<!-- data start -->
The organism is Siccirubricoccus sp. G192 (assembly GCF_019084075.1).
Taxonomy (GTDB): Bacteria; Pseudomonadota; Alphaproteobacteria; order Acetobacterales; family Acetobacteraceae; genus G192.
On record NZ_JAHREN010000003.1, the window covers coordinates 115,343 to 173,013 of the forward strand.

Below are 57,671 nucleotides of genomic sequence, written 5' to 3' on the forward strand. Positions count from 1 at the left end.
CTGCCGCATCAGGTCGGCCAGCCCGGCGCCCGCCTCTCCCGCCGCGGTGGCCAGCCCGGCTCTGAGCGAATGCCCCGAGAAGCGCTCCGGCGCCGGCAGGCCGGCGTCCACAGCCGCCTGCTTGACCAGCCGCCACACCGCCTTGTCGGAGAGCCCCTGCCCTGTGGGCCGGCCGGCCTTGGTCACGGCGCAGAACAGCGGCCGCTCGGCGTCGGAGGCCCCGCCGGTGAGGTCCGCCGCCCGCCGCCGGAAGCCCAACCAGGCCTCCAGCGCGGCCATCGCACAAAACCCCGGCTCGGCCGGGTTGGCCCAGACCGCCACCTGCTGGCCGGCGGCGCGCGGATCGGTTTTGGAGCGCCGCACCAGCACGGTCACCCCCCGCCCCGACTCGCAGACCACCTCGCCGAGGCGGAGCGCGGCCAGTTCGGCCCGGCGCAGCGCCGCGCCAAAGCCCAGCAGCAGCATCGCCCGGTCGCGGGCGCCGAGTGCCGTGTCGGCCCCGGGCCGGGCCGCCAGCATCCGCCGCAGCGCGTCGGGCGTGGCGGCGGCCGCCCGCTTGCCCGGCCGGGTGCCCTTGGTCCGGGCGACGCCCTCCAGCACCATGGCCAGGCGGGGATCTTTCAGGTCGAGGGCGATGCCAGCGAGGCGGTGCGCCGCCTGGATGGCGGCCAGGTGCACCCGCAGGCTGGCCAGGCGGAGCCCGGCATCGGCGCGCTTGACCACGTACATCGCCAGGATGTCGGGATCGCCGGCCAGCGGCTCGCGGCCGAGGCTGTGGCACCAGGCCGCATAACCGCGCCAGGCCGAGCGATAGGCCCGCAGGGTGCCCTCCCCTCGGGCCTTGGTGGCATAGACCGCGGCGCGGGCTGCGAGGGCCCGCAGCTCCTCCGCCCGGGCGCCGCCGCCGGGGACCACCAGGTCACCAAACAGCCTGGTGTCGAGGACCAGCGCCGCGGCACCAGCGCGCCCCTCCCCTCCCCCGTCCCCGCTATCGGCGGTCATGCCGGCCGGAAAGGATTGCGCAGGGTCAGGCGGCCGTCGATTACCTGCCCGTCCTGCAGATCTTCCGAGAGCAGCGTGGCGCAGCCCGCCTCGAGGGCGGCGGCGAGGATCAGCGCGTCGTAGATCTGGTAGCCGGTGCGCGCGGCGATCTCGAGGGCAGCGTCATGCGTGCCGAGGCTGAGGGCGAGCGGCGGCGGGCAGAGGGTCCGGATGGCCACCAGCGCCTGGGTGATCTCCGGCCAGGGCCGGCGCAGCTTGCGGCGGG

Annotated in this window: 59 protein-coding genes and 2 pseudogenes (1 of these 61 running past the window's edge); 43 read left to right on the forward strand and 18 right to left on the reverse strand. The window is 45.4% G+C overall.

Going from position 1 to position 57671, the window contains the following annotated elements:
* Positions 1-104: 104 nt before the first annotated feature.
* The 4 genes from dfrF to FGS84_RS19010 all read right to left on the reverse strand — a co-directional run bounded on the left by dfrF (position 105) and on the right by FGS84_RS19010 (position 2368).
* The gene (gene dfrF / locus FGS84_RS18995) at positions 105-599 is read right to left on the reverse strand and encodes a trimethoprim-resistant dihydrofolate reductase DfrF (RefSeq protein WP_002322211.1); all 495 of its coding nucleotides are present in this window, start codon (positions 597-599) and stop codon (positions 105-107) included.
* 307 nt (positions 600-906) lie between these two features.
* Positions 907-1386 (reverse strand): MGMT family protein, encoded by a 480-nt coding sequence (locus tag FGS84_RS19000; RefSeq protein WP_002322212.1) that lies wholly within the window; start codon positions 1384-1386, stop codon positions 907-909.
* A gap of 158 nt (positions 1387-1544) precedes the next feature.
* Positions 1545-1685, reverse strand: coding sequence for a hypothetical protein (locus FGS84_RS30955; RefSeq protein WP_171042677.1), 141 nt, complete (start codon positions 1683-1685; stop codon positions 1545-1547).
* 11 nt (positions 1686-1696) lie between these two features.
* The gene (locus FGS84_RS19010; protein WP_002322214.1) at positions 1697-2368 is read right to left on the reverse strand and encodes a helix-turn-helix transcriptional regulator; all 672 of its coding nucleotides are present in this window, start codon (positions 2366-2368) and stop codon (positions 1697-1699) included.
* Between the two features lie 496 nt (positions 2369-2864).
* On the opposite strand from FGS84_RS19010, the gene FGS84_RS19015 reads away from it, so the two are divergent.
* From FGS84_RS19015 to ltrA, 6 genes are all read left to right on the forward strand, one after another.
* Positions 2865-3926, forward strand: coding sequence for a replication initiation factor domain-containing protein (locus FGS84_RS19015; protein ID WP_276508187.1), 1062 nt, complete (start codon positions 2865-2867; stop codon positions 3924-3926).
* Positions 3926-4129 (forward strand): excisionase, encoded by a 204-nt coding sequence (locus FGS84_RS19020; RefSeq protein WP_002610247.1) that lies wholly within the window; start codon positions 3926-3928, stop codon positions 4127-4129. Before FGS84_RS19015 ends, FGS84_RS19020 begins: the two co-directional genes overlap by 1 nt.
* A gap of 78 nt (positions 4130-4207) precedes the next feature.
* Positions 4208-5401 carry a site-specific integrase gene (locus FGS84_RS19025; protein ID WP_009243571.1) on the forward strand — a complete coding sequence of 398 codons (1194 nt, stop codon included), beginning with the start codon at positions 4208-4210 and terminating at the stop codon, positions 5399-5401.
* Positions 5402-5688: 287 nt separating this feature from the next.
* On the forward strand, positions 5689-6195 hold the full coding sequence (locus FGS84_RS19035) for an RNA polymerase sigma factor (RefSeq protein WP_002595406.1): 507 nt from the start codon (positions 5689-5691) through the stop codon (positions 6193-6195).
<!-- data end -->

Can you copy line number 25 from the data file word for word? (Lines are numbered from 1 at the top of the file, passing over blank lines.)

* On the forward strand, positions 5689-6195 hold the full coding sequence (locus FGS84_RS19035) for an RNA polymerase sigma factor (RefSeq protein WP_002595406.1): 507 nt from the start codon (positions 5689-5691) through the stop codon (positions 6193-6195).